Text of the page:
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Dozie Ethelbert 0


Prior to the European contact with Nigeria and some other parts of Africa, the basic and elementary teachings were those of tradition, language, and culture.

Before one becomes matured, there were some values and skills necessary for the person to have acquired.

So we can say that before the European introduction of western education, we have had an informal education from our cultural backgrounds.

Before the Europeans came to Nigeria, there has been Islam religion practiced in the north. The Islamic religion came to the northern region much earlier than Christianity; say 9th century. In the 16th century, the religion became wide spread across this region; they attended mosques and read Koran. There was likely establishment of Koranic centers between the 14th and 15th centuries.

The prior knowledge of culture was the basis for the introduction of western education.


History of western education in Nigeriai



Western education in Nigeria would have its traces to 1842 with the commencement of primary schools which was solely in the control of early Christian missionaries. Lagos, Calabar and other coastal cities were the major areas of start up. Their basic interest was in teaching the English language. These schools were run and managed according to the philosophies and doctrines of the missionary in-charge.
The missionaries available at the time were; Church Missionary Society (CMS), Wesley Methodist, and the Catholic.

Secondary education subsequently followed suit on 6th June 1859 with the establishment of CMS Grammar school, Bariga, Lagos. It was not really clear as to the reasons for the delay in establishment of secondary schools, but insinuations would rather have it that they were not willing to groom critical thinkers who would come to challenge their intentions and views.

British colonial system did not interfere with the educational system due to some political and financial factors until 1872 when they began to give small donations and supports to the missionary schools.

There was an ‘education-ordinance’ made in 1882; a document which gave government the control to run schools. This was their first act of operating schools. This was when the schools were classified into Government and Private schools. The Government schools were funded and run through public funds while private schools received a little funding from the public fund, the greater part of the sponsorship was handled by private funding.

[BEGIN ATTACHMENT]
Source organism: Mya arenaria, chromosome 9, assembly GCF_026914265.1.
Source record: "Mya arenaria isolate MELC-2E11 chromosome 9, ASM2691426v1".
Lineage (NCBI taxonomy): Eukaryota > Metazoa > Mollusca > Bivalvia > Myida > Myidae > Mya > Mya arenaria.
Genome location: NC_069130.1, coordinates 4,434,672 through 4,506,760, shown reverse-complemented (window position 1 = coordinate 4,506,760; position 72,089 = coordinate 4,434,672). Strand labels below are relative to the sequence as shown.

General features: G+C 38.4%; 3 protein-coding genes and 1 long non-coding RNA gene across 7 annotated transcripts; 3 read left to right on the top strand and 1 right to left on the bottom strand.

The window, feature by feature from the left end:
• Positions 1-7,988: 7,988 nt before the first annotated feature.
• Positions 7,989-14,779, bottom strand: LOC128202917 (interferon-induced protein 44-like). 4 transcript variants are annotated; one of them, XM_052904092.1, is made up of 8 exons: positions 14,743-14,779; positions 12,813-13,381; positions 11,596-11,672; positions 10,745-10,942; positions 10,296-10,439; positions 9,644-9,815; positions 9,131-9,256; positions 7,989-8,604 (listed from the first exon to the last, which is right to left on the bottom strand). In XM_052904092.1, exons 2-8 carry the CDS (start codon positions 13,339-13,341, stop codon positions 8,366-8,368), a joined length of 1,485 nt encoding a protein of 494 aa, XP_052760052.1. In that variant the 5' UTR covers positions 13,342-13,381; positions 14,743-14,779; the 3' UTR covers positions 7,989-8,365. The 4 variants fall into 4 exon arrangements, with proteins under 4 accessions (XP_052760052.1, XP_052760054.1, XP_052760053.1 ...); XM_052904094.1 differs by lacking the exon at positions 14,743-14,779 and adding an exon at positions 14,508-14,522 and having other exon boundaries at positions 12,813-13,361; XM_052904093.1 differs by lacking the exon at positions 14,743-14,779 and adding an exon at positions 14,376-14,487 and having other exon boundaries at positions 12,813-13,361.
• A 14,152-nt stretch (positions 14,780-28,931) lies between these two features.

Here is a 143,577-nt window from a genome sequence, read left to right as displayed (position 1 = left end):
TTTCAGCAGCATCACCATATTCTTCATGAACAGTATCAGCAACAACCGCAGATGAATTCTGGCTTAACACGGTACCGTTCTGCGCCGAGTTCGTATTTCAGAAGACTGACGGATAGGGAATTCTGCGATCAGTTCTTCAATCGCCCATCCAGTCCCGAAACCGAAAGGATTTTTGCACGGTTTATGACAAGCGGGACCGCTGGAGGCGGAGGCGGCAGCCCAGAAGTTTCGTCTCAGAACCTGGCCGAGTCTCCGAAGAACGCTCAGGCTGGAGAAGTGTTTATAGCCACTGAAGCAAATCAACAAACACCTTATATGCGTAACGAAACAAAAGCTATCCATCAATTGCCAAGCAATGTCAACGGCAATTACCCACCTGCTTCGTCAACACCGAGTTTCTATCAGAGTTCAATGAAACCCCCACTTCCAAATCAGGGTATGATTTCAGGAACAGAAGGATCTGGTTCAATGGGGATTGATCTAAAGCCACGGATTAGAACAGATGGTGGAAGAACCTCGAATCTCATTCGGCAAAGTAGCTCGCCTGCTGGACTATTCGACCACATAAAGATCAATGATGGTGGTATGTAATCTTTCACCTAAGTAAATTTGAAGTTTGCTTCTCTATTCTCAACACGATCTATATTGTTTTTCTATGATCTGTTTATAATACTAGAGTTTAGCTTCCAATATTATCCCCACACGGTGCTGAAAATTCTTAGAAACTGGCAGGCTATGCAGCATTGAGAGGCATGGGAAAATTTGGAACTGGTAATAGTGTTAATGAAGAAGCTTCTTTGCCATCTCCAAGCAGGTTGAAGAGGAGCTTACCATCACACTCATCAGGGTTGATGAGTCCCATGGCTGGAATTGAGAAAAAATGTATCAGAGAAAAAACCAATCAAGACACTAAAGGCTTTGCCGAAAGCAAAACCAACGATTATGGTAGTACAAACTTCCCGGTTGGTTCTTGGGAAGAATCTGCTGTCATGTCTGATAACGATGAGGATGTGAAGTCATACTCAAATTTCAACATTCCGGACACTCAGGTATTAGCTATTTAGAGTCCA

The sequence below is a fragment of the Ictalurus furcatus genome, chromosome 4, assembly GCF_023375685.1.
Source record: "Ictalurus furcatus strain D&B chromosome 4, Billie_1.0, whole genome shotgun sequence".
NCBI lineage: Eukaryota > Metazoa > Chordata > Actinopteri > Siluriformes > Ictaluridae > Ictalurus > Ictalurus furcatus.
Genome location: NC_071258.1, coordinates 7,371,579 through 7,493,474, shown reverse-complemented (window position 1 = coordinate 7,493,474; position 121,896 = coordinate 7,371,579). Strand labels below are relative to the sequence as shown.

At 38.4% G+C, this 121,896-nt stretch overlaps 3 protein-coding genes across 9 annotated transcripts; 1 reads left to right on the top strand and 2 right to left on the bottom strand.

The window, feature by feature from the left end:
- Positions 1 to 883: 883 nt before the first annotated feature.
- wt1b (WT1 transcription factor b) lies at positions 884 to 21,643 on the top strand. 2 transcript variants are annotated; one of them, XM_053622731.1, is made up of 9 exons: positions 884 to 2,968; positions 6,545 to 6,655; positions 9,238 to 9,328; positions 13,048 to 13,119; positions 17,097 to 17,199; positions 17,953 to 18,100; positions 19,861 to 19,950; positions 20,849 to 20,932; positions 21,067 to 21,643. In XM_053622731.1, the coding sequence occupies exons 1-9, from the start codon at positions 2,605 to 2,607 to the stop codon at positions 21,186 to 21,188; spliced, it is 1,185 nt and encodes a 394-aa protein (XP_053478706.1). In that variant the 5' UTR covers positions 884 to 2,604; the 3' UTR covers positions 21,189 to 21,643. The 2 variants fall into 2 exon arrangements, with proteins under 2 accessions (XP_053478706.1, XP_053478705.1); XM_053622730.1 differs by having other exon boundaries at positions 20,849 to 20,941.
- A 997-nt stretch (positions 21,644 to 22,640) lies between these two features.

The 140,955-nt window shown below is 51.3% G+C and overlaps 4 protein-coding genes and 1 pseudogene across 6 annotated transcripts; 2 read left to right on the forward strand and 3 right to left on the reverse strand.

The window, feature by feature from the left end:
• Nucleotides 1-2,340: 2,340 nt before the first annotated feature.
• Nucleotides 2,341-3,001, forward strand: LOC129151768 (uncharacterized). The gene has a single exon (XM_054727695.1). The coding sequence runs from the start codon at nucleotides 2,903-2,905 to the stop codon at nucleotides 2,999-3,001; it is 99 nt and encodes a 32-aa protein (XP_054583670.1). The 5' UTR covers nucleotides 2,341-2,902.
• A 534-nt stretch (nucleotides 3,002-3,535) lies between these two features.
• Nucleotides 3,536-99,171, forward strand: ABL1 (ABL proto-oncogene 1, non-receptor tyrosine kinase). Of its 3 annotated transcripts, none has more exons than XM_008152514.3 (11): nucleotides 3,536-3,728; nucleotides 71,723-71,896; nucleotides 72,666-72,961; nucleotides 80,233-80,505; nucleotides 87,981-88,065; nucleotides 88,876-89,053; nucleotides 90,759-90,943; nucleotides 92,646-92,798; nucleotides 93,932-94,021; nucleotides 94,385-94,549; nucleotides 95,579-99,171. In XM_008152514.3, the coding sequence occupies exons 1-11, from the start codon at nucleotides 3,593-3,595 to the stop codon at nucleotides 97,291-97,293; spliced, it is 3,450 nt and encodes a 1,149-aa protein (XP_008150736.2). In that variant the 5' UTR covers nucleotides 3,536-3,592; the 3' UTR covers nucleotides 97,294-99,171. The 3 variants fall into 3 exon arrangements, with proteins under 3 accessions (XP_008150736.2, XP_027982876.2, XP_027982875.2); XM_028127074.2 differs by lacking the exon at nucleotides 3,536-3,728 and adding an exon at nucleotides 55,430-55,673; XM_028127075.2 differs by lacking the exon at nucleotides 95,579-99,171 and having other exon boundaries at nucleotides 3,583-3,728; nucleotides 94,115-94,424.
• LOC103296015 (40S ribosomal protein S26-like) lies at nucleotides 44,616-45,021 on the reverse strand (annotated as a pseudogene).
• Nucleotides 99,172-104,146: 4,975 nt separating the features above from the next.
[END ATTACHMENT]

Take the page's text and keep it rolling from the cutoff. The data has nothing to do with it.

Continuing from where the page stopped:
As education progressed in Nigeria, ‘the education-ordinance’ became complicated to implement for the average Nigerian child due its curriculum, medium of communication and method. The ordinance failed and a new one came up in 1887. This new ordinance was seen as the first colonial government effective effort to aid education in Nigeria. Though this was only effective in some parts of Lagos.

More foreign teachers were employed, more schools established, missions and voluntary organizations received more funds and privates interested in education were encouraged to do so.
The Governor General of Nigeria, Lord Fredrick Lugard after amalgamation set up new ideas. These ideas were what formed the major part of the 1916 ordinance. This ordinance was enacted on the 21st of December, 1916. This ordinance captured the whole country since it came to be after amalgamation.

The western form of education had received a lot of resistance in the northern part of the country from both the colonial government and missionaries. Lord Lugard tried convincing the leaders in the north that western education wasn’t going to affect the Islamic traditions which was of high practice in the north.